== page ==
SOAS University of London

Centre for International Studies and Diplomacy

Global Public Policy

Module Code:
Taught in:
Term 1

The Global Public Policy course teaches a core set of skills required of policy professionals in the public, corporate and not-for-profit sectors at international and national levels. Policy analysts identify policy problems, formulate, evaluate and recommend possible solutions. Policy analysts thus help make policy. The course covers key concepts and theories that enable critical analysis of a given policy space and the complex and fractious processes by which policy is formulated, adopted and implemented. In particular, students will learn to be cognisant of the impact of relations of power, including those between the global North and South, and to question the assumptions inherent to conventional approaches to policy analysis and management. As such, the course adopts an approach which treats policy as the outcome of politics, and analysis of the former as inseparable from the latter.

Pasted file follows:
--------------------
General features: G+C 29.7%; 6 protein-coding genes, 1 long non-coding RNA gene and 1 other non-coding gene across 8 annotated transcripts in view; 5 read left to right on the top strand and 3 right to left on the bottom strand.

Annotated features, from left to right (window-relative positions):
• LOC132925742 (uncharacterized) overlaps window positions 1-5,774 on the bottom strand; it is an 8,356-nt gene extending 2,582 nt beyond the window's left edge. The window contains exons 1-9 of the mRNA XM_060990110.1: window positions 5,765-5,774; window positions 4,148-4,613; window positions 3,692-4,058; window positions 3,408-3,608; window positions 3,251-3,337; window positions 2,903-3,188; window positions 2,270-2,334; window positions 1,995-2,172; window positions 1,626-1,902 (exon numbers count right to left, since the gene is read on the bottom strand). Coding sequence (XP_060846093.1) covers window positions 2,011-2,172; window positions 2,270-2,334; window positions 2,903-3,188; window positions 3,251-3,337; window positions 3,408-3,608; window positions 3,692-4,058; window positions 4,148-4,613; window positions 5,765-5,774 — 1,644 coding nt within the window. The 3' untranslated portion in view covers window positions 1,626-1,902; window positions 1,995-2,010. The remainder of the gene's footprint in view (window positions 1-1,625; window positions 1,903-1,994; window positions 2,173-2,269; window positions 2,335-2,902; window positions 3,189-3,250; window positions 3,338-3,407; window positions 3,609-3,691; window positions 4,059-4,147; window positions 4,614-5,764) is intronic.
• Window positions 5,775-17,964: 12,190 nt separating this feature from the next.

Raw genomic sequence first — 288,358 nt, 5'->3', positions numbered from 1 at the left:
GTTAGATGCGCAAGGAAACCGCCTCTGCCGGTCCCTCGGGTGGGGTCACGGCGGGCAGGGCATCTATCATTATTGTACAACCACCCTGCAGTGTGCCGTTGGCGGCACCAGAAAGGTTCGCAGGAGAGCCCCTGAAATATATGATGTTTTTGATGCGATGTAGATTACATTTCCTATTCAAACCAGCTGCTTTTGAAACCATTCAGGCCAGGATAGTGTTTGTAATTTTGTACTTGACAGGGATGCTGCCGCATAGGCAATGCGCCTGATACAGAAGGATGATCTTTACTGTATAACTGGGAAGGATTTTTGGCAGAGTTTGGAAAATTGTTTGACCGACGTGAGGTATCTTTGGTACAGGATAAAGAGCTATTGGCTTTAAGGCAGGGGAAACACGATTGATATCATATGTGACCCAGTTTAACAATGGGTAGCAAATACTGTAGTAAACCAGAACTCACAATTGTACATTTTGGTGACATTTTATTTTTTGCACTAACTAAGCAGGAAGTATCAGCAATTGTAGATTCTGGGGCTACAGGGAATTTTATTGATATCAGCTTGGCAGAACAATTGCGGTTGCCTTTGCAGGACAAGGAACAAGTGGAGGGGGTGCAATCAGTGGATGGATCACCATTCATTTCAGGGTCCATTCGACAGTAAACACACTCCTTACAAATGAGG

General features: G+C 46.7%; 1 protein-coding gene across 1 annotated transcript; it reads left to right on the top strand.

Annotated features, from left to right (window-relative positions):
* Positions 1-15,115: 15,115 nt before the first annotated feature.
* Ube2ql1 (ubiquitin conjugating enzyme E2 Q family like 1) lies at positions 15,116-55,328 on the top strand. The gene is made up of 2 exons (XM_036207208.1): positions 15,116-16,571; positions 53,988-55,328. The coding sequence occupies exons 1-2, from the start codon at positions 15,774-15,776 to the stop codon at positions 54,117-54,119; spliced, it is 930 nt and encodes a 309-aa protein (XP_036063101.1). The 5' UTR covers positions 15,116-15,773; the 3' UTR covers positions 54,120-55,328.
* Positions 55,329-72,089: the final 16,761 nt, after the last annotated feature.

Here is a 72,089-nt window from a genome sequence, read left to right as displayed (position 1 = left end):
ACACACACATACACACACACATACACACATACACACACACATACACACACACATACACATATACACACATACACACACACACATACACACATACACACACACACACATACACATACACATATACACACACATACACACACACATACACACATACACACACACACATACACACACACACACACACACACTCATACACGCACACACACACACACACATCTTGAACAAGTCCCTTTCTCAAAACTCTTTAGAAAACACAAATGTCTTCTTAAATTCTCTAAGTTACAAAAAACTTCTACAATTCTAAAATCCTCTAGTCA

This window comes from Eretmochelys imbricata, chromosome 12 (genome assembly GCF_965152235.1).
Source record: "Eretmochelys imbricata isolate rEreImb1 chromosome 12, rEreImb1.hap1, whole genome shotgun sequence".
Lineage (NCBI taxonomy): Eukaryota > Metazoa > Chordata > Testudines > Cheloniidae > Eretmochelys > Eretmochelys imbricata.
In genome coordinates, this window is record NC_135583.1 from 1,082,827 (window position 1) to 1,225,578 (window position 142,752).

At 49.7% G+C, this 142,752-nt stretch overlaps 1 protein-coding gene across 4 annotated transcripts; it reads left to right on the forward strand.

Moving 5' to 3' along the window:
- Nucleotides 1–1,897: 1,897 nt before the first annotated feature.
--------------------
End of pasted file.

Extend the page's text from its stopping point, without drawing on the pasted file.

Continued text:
The course is compulsory for MA Globalisation and Multinational Corporations and MSc Global Energy and Climate Policy students, and will not be open to other CISD students. Lectures for this course take place at 6pm.

Objectives and learning outcomes of the module

  • Excellent foundational knowledge of public policy theory, including public choice and its criticisms, agenda setting and advocacy, policy change and stability, decision making, policy implementation, bureaucracies, and new public management
  • Excellent ability to critically evaluate a given public policy issue and the assumptions on which it rests, identify and design innovative and practical solutions to policy problems


The course will be taught over 10 weeks with one 90 minute lecture and one 1 hour tutorial per week.

Method of assessment

  • Assignment one (4000 words); 40%
  • Unseen written examination; 60%

Suggested reading

  • Howlett, Michael, M. Ramesh and Anthony Perl 2009. Studying Public Policy. 3rd edition (Oxford University Press).
  • Sabatier, Paul. 2006. (ed) Theories of the Policy Process (Westview Press)
  • Fischer, Frank, and John Forrester (eds.) 1993. The Argumentative Turn in Policy Analysis and Planning (Duke University Press).
  • Kingdon, John W. 1995. Agendas, Alternatives, and Public Policies, 2nd ed. (Addison-Wesley).


Important notice regarding changes to programmes and modules